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  1. #21
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    Darn, someone had to bring up that 3 page piece of confusion. Whoever wrote it either inadvertently or intentionally mixed Leave No Trace recommendations on page 2 with regulations on page 3.
    Recommendations are nice things to do and should be avoided if possible but you are not going to get a ticket or be required to move. A regulation is backed by the force of law, you can be ticketed and required to move. Typically thru hikers tend to be LNT, they tend to set up late and get up early with no campfires or campsite improvements. So feel free to read and understand page 2 for you own edification but page 3 is the important part. The reality is the vast majority of trails and locations listed on page 3 are not on or adjacent to the AT. This opens up a lot more options then many folks tend to assume by confusing LNT concepts on Page 2 with regulations on Page 3. If you drop down the approximate 1 mile and 1000 feet on side trails you usually can find spots in the woods the requisite 200 feet off the trail. Note that the actual AT north of Moosilaukee is not part of the list of 200 foot rule locations As long as you are not above treeline and within 1/4 of a mile within a developed facility you literally can camp in the middle of the AT. Obviously not recommended but if push come to shove you can.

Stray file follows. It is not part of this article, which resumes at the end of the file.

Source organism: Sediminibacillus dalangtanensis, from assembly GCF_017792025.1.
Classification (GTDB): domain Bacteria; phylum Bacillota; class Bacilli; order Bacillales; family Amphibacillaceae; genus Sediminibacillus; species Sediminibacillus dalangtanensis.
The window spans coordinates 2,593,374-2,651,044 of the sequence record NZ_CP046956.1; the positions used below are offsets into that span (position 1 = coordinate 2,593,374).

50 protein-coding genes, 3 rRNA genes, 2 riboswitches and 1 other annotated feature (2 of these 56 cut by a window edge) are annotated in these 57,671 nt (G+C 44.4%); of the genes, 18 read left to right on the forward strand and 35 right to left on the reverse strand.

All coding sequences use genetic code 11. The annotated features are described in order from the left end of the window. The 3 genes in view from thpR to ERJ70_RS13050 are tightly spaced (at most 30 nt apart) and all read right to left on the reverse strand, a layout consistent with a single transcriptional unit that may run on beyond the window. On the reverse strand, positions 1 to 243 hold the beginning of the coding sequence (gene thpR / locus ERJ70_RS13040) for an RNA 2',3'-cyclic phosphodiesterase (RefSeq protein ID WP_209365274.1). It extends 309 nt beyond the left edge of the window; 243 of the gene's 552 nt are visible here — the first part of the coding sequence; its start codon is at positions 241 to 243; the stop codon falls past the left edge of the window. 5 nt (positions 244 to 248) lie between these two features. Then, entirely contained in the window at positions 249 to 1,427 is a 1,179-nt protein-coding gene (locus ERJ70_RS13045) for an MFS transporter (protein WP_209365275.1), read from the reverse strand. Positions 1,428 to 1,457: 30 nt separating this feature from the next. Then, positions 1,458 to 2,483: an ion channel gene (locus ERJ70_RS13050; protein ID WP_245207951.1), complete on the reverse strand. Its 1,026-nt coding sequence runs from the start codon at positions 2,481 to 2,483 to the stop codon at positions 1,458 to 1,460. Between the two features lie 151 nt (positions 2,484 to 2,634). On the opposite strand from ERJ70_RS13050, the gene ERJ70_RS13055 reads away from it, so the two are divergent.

2. #22
    Registered User somers515's Avatar
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    Quote Originally Posted by peakbagger View Post
    Darn, someone had to bring up that 3 page piece of confusion. Whoever wrote it either inadvertently or intentionally mixed Leave No Trace recommendations on page 2 with regulations on page 3.